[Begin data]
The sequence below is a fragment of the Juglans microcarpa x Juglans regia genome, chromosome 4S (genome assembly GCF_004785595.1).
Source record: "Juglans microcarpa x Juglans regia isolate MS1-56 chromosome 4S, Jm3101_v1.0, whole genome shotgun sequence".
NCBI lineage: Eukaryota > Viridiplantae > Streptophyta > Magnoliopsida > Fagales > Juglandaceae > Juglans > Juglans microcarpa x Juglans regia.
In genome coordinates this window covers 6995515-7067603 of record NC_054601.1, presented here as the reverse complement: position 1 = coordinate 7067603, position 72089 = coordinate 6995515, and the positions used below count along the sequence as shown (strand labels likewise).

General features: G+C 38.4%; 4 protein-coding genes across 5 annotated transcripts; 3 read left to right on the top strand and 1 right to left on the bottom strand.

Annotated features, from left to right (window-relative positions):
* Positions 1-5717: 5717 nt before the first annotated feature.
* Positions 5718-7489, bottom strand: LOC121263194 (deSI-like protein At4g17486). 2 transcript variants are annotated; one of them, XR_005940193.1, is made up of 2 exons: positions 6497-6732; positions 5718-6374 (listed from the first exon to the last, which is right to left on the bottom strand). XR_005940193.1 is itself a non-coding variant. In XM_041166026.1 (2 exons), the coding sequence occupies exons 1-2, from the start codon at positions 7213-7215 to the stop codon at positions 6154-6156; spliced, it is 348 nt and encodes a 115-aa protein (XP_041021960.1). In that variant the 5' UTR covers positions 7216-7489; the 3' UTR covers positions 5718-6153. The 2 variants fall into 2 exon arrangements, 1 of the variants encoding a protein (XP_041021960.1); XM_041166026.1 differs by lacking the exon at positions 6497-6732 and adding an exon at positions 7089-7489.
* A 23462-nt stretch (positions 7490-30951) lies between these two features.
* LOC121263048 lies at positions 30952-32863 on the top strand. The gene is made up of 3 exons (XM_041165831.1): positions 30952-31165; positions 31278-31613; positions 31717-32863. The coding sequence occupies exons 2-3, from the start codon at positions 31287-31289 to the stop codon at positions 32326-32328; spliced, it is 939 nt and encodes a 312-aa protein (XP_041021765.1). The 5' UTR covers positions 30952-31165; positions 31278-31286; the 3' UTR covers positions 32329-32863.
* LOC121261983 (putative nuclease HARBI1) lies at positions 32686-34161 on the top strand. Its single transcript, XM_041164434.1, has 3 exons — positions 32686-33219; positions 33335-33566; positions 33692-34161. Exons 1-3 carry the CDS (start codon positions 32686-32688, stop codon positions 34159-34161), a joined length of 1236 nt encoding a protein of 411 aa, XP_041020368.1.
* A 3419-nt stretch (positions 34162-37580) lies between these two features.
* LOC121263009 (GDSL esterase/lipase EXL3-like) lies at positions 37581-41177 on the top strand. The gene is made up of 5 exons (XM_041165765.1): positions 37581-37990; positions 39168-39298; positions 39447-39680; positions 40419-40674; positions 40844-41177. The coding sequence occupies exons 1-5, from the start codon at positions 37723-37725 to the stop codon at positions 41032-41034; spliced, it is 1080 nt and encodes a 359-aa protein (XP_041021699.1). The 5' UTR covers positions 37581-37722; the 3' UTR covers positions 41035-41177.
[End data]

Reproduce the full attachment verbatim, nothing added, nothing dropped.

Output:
The sequence below is a fragment of the Juglans microcarpa x Juglans regia genome, chromosome 4S (genome assembly GCF_004785595.1).
Source record: "Juglans microcarpa x Juglans regia isolate MS1-56 chromosome 4S, Jm3101_v1.0, whole genome shotgun sequence".
NCBI lineage: Eukaryota > Viridiplantae > Streptophyta > Magnoliopsida > Fagales > Juglandaceae > Juglans > Juglans microcarpa x Juglans regia.
In genome coordinates this window covers 6995515-7067603 of record NC_054601.1, presented here as the reverse complement: position 1 = coordinate 7067603, position 72089 = coordinate 6995515, and the positions used below count along the sequence as shown (strand labels likewise).

General features: G+C 38.4%; 4 protein-coding genes across 5 annotated transcripts; 3 read left to right on the top strand and 1 right to left on the bottom strand.

Annotated features, from left to right (window-relative positions):
* Positions 1-5717: 5717 nt before the first annotated feature.
* Positions 5718-7489, bottom strand: LOC121263194 (deSI-like protein At4g17486). 2 transcript variants are annotated; one of them, XR_005940193.1, is made up of 2 exons: positions 6497-6732; positions 5718-6374 (listed from the first exon to the last, which is right to left on the bottom strand). XR_005940193.1 is itself a non-coding variant. In XM_041166026.1 (2 exons), the coding sequence occupies exons 1-2, from the start codon at positions 7213-7215 to the stop codon at positions 6154-6156; spliced, it is 348 nt and encodes a 115-aa protein (XP_041021960.1). In that variant the 5' UTR covers positions 7216-7489; the 3' UTR covers positions 5718-6153. The 2 variants fall into 2 exon arrangements, 1 of the variants encoding a protein (XP_041021960.1); XM_041166026.1 differs by lacking the exon at positions 6497-6732 and adding an exon at positions 7089-7489.
* A 23462-nt stretch (positions 7490-30951) lies between these two features.
* LOC121263048 lies at positions 30952-32863 on the top strand. The gene is made up of 3 exons (XM_041165831.1): positions 30952-31165; positions 31278-31613; positions 31717-32863. The coding sequence occupies exons 2-3, from the start codon at positions 31287-31289 to the stop codon at positions 32326-32328; spliced, it is 939 nt and encodes a 312-aa protein (XP_041021765.1). The 5' UTR covers positions 30952-31165; positions 31278-31286; the 3' UTR covers positions 32329-32863.
* LOC121261983 (putative nuclease HARBI1) lies at positions 32686-34161 on the top strand. Its single transcript, XM_041164434.1, has 3 exons — positions 32686-33219; positions 33335-33566; positions 33692-34161. Exons 1-3 carry the CDS (start codon positions 32686-32688, stop codon positions 34159-34161), a joined length of 1236 nt encoding a protein of 411 aa, XP_041020368.1.
* A 3419-nt stretch (positions 34162-37580) lies between these two features.
* LOC121263009 (GDSL esterase/lipase EXL3-like) lies at positions 37581-41177 on the top strand. The gene is made up of 5 exons (XM_041165765.1): positions 37581-37990; positions 39168-39298; positions 39447-39680; positions 40419-40674; positions 40844-41177. The coding sequence occupies exons 1-5, from the start codon at positions 37723-37725 to the stop codon at positions 41032-41034; spliced, it is 1080 nt and encodes a 359-aa protein (XP_041021699.1). The 5' UTR covers positions 37581-37722; the 3' UTR covers positions 41035-41177.